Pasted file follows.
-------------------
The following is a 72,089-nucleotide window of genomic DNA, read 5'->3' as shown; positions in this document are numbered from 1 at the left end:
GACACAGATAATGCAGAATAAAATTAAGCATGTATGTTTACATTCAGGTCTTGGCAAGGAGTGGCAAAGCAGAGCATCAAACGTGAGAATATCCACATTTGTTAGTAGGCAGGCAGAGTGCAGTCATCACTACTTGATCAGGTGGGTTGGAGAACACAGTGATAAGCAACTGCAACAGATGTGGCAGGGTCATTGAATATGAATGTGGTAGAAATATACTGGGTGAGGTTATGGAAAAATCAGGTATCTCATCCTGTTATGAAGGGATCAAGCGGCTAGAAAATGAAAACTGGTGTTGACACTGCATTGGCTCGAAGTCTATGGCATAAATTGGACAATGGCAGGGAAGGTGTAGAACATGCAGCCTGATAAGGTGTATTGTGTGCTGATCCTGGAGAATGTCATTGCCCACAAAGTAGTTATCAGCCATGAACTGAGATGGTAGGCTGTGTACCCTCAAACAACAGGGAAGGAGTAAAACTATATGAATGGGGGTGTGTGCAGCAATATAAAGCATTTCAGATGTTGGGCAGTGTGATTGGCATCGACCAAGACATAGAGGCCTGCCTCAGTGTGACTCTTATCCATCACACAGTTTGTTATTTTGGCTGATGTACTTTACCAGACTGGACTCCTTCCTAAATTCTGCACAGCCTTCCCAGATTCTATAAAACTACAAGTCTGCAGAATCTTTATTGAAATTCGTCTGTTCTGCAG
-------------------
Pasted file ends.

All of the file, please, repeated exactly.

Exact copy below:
The following is a 72,089-nucleotide window of genomic DNA, read 5'->3' as shown; positions in this document are numbered from 1 at the left end:
GACACAGATAATGCAGAATAAAATTAAGCATGTATGTTTACATTCAGGTCTTGGCAAGGAGTGGCAAAGCAGAGCATCAAACGTGAGAATATCCACATTTGTTAGTAGGCAGGCAGAGTGCAGTCATCACTACTTGATCAGGTGGGTTGGAGAACACAGTGATAAGCAACTGCAACAGATGTGGCAGGGTCATTGAATATGAATGTGGTAGAAATATACTGGGTGAGGTTATGGAAAAATCAGGTATCTCATCCTGTTATGAAGGGATCAAGCGGCTAGAAAATGAAAACTGGTGTTGACACTGCATTGGCTCGAAGTCTATGGCATAAATTGGACAATGGCAGGGAAGGTGTAGAACATGCAGCCTGATAAGGTGTATTGTGTGCTGATCCTGGAGAATGTCATTGCCCACAAAGTAGTTATCAGCCATGAACTGAGATGGTAGGCTGTGTACCCTCAAACAACAGGGAAGGAGTAAAACTATATGAATGGGGGTGTGTGCAGCAATATAAAGCATTTCAGATGTTGGGCAGTGTGATTGGCATCGACCAAGACATAGAGGCCTGCCTCAGTGTGACTCTTATCCATCACACAGTTTGTTATTTTGGCTGATGTACTTTACCAGACTGGACTCCTTCCTAAATTCTGCACAGCCTTCCCAGATTCTATAAAACTACAAGTCTGCAGAATCTTTATTGAAATTCGTCTGTTCTGCAG